Those Who Hunt the Night

Those_who_hunt_the_nightThose Who Hunt the Night
By Barbara Hambly

This is an excellent vampire book. There are a lot of fun vampire books, but this one is actually good. I love the characters, I love the way they interact, and I especially love the way that the author presents the vampire characters.

The book is set in Edwardian England and our main character is Oxford professor James Asher. He’s living a calm quite life, but has a rather gritty past as a secret agent for the British government. At the start of this book, the vampire Don Simon Ysidro approaches Asher, informs him that (1) vampires exist, (2) someone has been hunting the vampires of London, and (3) Asher is going to be Ysidro’s agent in tracking down the hunter or Ysidro is going to kill Asher’s wife Lydia. The plot progresses from there.

The problem with vampires (as it were) is that they eat people. Humans are their prey. There just can’t be any sort of natural alliances between predator and prey. Most vampire stories hand wave this away: the vampire just feels terrible about it, or refrains from following his natural urges, or some such. This book, though, directly confronts the fact that these vampires kill people; both ‘good’ and ‘bad’ vampires kill people.  The alliance between Asher and Ysidro is necessarily deeply coercive and fraught.

Very much related to the previous point, I like a certain amount of ruthlessness in my characters. I don’t want them to be mean or cruel, but I like characters who are smart and determined and accept personal responsibility for their actions and the repercussions of those actions. Asher, Ysidro, and Lydia are all like this. They have goals and they do what they need to do in order to achieve those goals. They know what risks they take with their actions and they are very careful in how and what they do.

Another wonderful thing about this book and these characters is that Lydia, Asher’s wife, is an excellent character in her own right and the marriage between her and Asher is equitable. They not only love each other but they also respect and support each other. They are honest and forthright with each other. They trust each other, not just to be faithful, but to be capable.

Anyway, the investigation that makes up the actual plot itself was good, but what makes this book shine are the characters and their interactions with each other. I definitely recommend it.

2 comments on “Those Who Hunt the Night

  1. Anna says:

    I agree with all of your points here, and I really wanted to like this book because of your very good points. You liked it, your friend liked it, and I’ve been on a quest to find a good series of historical vampire/werewolf books. But, once again, the style of writing got in the way, and I felt like I had to drag myself through it. It was just too florid! All the unnecessary adjectives and descriptive paragraphs break up the action to the extent that I would forget whole plot points. We’d be in the tomb, investigating the combusted vampire remains, and after a paragraph about the lead vampire’s labyrinthian eyes (?!) and ironic voice, I wouldn’t even remember where we were or what was going on by the time we finally got back to any action verbs.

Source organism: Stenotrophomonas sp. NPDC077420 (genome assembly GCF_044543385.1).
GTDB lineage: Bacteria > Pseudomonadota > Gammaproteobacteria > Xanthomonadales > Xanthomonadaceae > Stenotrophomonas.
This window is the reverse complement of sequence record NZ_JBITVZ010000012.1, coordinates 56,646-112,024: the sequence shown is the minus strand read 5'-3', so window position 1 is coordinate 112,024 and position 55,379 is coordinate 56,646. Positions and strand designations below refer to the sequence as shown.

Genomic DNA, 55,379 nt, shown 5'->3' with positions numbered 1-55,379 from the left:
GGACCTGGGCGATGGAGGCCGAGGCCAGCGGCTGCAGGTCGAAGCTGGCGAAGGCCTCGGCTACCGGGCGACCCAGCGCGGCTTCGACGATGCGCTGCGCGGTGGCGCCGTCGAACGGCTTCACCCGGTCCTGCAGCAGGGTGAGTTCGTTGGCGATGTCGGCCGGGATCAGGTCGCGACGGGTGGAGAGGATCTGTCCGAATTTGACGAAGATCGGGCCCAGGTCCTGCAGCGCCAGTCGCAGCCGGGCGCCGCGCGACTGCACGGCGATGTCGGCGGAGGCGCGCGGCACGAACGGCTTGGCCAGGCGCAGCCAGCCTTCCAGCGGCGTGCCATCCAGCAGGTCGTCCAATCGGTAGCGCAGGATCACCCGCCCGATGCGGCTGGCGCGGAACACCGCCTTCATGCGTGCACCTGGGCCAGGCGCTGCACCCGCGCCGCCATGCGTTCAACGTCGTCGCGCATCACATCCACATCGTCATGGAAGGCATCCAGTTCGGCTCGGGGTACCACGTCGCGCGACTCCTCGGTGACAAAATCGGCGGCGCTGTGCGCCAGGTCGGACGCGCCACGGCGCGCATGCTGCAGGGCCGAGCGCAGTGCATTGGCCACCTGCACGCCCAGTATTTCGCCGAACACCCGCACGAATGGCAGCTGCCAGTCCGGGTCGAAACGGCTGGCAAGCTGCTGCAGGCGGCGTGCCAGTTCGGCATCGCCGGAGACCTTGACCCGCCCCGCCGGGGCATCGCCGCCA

On only the second page, the hero is “noiseless as the Isis mists that cloaked the town,” and I knew I was in for a bumpy ride. Here’s the thing: noire-type authors, with their minimalist writing style, will tell you something once and then expect you to remember it. And I will! I don’t need to be reminded half a dozen times that the vampires topaz eyes held a fascination for the hero; I remember from the first time and I can then just extrapolate that it keeps happening.

    Off my soapbox, though: once the action really kicked in (about halfway through the book), I did actually enjoy the book a fair amount, and I didn’t guess the ending at all. I probably won’t continue with the series, though, unless, of course you tell me that any of them are particularly good.

    • Rebecca says:

      Hee, I do like me some florid prose. And as for noire-writers, just one of the problems with them is that their characters don’t change: If they thought something at the beginning of the book, they’ll think the exact same thing at the end. Anyway, I’m glad you were able to persevere through this. I always find it frustrating when I find a book that I should like but just can’t enjoy the style.

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